The example filesystem layout shown in Figure 2 would result in struct vfsmount structures as shown in Figure 8. The vfs1 structure references the root dentry r1 both as the mnt_mountpoint and the mnt_root, because this filesystem is the ultimate root of the filesystem tree. The vfs2 structure references dentry b as its mnt_mountpoint and r2 as its mnt_root. Thus, when the mount_hashtable lookup returns a pointer to vfs2, the mnt_root field quickly locates the root of the mounted filesystem.

Figure 8. VFS Mount Tree

The overall shape of the mounted filesystems is reflected in the mnt_mount/mnt_child lists. These lists are used by functions such as copy_tree() while doing loopback mount, which need to traverse all the filesystems mounted in a particular subtree of the overall pathname namespace.

Applying RCU to dcache

A full parallelization of dcache would be quite complex and was deemed too risky for the latter part of the 2.5 effort. The 2.6 dcache is but one step along the road to RCU; the goal for 2.7 is to walk the entire path without acquiring any locks.

Pathname segment lookup is performed by the __d_lookup() function shown in Listing 1. The __d_lookup() function is invoked with a pointer to the parent directory's dentry and the name to be looked up. The name is passed in a struct qstr, which contains a pointer to the string, its length, a precomputed hash value for the dcache hash table and the name itself, if desired.

Lines 5–7 unmarshall the struct qstr. Line 8 hashes the combination of the name and the parent dentry pointer into the global dcache hash table, yielding a pointer to the corresponding hash chain.

Lines 12 and 56 demark the RCU-protected segment of the code, disabling preemption in CONFIG_PREEMPT kernels, as specified by the Reader-Writer-Lock/RCU analogy described in the article entitled “Using RCU in the Linux 2.5 Kernel” in the October 2003 issue of Linux Journal. Lines 13–55 loop through the elements in the selected hash chain, looking for the matching dentry. Line 18 issues a memory barrier but only on DEC Alpha. On other CPUs, the data dependency implied by the pointer dereference suffices, so on these CPUs, line 18 generates no code.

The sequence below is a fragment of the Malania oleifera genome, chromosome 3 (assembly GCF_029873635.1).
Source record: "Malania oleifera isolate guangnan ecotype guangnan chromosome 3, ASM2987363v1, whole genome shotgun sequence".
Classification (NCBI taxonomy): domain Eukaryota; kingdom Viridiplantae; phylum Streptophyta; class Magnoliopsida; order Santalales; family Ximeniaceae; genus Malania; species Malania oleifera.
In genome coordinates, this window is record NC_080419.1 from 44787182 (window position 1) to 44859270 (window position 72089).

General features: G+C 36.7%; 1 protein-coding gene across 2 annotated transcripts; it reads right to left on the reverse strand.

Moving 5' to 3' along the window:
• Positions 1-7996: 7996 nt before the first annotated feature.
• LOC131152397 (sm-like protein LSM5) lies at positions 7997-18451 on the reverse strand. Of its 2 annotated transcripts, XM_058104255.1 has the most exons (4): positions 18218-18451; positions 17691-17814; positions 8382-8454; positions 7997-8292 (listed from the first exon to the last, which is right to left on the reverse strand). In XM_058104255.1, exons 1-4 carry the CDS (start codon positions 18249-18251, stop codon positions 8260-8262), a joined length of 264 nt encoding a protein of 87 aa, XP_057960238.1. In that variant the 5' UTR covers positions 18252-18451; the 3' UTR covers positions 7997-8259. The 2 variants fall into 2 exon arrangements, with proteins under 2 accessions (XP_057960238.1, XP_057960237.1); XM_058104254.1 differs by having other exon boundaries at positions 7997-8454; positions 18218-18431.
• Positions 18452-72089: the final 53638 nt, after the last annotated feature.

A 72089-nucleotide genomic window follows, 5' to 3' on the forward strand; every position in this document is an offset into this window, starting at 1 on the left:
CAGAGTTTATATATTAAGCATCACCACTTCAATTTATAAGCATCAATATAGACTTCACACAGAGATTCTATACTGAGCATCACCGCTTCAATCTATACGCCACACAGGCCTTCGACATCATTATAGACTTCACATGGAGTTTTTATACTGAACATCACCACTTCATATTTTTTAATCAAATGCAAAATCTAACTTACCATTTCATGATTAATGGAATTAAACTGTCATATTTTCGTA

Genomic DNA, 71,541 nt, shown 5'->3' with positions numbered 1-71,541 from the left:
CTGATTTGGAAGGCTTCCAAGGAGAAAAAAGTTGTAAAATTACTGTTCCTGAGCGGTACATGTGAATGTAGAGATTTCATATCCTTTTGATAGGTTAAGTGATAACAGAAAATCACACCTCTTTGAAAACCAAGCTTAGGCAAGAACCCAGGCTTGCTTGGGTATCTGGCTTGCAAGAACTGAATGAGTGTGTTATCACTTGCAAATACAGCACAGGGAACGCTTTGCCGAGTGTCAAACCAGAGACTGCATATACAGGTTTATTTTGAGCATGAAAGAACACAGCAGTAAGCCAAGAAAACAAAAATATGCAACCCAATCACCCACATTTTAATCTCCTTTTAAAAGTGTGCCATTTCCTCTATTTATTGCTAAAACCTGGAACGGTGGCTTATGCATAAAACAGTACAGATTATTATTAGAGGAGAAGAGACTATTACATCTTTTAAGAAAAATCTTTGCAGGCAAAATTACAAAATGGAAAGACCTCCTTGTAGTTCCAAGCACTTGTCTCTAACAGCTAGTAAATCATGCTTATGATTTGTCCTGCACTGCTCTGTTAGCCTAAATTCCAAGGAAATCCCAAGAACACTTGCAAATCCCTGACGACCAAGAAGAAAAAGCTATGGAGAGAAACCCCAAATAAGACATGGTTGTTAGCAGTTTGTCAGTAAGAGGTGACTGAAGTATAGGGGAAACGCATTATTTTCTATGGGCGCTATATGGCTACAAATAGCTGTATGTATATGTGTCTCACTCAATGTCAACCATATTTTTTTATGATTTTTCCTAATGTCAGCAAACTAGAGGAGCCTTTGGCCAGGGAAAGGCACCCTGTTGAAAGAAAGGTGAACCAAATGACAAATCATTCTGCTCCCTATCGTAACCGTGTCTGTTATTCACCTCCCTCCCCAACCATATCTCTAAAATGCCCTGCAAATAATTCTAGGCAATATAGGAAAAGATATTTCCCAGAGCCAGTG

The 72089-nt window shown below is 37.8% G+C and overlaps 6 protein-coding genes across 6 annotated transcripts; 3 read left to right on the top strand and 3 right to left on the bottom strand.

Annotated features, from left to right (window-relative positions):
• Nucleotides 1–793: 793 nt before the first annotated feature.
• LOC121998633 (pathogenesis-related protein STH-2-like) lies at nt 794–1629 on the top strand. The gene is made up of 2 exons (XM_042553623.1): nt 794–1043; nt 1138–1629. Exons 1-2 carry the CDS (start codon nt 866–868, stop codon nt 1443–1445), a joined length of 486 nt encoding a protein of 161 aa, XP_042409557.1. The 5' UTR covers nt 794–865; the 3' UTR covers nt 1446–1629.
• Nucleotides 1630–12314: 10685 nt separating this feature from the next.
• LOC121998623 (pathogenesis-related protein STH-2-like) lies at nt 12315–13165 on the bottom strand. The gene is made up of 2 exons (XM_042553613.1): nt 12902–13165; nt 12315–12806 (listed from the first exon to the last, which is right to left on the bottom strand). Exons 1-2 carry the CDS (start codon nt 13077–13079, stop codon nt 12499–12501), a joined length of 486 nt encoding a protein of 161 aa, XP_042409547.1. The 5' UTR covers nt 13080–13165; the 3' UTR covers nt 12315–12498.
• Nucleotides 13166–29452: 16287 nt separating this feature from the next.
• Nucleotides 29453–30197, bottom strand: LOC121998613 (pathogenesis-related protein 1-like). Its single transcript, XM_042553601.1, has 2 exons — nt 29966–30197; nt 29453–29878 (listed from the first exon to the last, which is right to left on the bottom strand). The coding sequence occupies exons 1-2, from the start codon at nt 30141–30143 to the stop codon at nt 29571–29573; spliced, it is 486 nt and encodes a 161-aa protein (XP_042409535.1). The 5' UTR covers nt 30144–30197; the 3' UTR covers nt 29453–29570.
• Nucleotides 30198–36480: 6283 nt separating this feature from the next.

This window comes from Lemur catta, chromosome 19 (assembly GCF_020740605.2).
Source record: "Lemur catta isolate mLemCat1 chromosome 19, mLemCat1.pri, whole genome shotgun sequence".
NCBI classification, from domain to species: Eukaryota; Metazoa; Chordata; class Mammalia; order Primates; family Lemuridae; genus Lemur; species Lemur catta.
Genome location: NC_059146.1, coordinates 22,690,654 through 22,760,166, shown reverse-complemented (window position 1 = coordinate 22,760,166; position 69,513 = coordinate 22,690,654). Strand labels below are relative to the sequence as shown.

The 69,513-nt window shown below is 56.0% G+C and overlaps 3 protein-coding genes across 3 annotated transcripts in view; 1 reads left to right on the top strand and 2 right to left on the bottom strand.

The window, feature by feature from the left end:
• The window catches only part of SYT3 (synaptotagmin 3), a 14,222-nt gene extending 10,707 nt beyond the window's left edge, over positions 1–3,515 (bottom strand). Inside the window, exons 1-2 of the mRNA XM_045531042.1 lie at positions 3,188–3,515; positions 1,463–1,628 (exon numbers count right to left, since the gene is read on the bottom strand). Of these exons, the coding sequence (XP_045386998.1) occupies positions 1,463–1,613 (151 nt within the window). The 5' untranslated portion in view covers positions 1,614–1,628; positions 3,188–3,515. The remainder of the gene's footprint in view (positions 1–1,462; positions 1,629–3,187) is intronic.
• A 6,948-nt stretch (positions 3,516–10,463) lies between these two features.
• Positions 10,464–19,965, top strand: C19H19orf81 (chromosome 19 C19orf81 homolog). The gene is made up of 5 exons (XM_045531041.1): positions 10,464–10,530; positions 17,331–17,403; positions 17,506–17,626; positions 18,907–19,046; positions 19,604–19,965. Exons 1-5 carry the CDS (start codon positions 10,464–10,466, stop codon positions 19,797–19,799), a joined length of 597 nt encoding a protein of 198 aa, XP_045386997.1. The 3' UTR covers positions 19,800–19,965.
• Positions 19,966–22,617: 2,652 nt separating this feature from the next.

Because this lookup acquired no locks, it may be racing with a rename system call. Such a system call could move a dentry to another hash chain, taking this lookup with it. Lines 21 and 22 check for this race, but they are not sufficient in and of themselves. Therefore, line 23 takes a snapshot of the number of times that the current dentry has been subjected to a rename, the dcache d_move() function, which is used later to determine if any renames raced with the path walk. Line 24 is a memory barrier to ensure that the snapshot is not reordered by either the compiler or the CPU.

Lines 25–28 check the name hash and the parent dentry. If either fail to match, this dentry cannot be the target of our lookup. Lines 29–41 do the full name comparison, with memory barrier for DEC Alpha at line 30. Filesystem-specific name comparison functions may be provided, for example, for case-independent filesystems, as shown on line 33.

If execution reaches line 42, we have found a child dentry with a matching name. We then acquire the child dentry's lock on line 42. Because we have a lock on each dentry, the level of contention on these individual locks is much lower than on the original dcache_lock. Nonetheless, life is not perfect. For example, the lock on the root dentry still is subject to contention, a topic discussed later.

The child dentry possibly was renamed after the d_move_count snapshot was acquired on line 23. Therefore, lines 46–47 check the current value of d_move_count against the snapshot. If the check passes, the child dentry has not been renamed out from under the lookup, and lines 48–51 increment a reference count—but only if the entry still is hashed.

Line 53 releases the child dentry's lock, and line 54 breaks out of the hash-chain search loop. Line 57 returns a pointer to the child dentry if the lookup was successful, or NULL otherwise.

A failure of __d_lookup() does not mean that failure is returned to the user process. The file actually may exist, but has not been loaded yet into dcache.

This function does not protect, however, against all rename-race hazards. One additional race is caused by the fact that dcache uses hlist rather than list for the dcache hash chains. It uses hlist to save memory, because hlist requires one rather than two pointers in the list header. This does mean, though, that hlist, unlike list, is not circular. It therefore is possible that a particular dentry will be renamed such that it lands in a previously empty dcache hash chain. If this happened at the right time, the __d_lookup() function could return search failure incorrectly.

An incorrectly returned search failure is handled by the upper-level d_lookup() function, shown in Listing 2. Any racing renames are detected by the read_seqretry() function on line 13. As the problematic case results only in spurious failure, the check is made only on NULL return from __d_lookup().


The d_free() function must defer freeing of a given dentry until a grace period has elapsed, because any number of ongoing path walks might be holding references to that dentry. Deferment is accomplished in the d_free() function shown in Listing 3, where line 5 uses the call_rcu() primitive to defer the destructive actions in the d_callback() function until after a grace period has elapsed. The d_callback() function is shown in Listing 4; it simply frees large names stored separately (lines 5–7), if appropriate, then frees the dentry itself on line 8.